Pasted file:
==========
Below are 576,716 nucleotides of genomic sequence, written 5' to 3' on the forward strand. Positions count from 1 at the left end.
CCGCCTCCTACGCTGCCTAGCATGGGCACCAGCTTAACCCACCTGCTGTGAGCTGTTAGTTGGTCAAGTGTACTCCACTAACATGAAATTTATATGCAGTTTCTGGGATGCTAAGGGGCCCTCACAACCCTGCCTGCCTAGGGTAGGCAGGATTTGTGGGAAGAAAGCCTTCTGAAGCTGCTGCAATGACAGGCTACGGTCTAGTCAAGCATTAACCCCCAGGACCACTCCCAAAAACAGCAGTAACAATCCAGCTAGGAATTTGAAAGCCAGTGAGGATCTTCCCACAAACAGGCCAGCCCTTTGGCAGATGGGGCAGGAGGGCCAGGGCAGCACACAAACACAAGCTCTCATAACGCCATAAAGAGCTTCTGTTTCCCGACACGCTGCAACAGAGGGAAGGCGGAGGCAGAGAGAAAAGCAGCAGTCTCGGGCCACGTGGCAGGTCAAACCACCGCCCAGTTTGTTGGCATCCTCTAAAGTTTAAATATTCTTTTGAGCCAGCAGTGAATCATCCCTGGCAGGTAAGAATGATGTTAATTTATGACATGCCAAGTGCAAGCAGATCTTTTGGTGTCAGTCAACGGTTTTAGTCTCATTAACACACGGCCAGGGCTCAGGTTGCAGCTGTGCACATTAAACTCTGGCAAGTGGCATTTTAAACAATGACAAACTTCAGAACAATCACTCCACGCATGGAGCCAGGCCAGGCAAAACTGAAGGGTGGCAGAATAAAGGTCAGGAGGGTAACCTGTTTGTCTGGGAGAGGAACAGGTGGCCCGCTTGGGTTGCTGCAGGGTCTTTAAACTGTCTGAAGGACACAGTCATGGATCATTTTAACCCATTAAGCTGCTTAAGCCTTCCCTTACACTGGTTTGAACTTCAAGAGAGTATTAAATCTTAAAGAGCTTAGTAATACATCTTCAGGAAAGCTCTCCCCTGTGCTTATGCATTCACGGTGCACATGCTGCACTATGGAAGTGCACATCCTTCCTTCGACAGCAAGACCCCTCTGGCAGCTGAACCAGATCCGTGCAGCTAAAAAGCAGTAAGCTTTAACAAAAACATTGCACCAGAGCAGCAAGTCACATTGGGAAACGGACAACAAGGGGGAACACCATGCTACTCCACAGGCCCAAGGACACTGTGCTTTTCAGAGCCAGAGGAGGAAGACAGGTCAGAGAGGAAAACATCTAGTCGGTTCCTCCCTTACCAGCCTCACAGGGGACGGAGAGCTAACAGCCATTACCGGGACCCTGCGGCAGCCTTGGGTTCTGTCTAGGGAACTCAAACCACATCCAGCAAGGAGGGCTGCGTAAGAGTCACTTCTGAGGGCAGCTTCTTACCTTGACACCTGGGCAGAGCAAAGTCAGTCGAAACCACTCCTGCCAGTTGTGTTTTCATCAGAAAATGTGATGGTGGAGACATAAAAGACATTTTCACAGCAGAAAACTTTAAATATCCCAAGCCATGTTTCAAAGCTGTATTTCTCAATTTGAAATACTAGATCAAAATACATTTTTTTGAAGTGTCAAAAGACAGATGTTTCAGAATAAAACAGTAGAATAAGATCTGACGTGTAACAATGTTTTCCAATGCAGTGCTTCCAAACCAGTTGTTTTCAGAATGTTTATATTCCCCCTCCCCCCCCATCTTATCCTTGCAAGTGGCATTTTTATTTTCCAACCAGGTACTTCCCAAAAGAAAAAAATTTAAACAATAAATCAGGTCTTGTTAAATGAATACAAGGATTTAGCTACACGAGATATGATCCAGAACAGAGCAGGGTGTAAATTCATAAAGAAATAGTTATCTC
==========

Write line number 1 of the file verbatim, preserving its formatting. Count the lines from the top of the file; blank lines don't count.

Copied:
Below are 576,716 nucleotides of genomic sequence, written 5' to 3' on the forward strand. Positions count from 1 at the left end.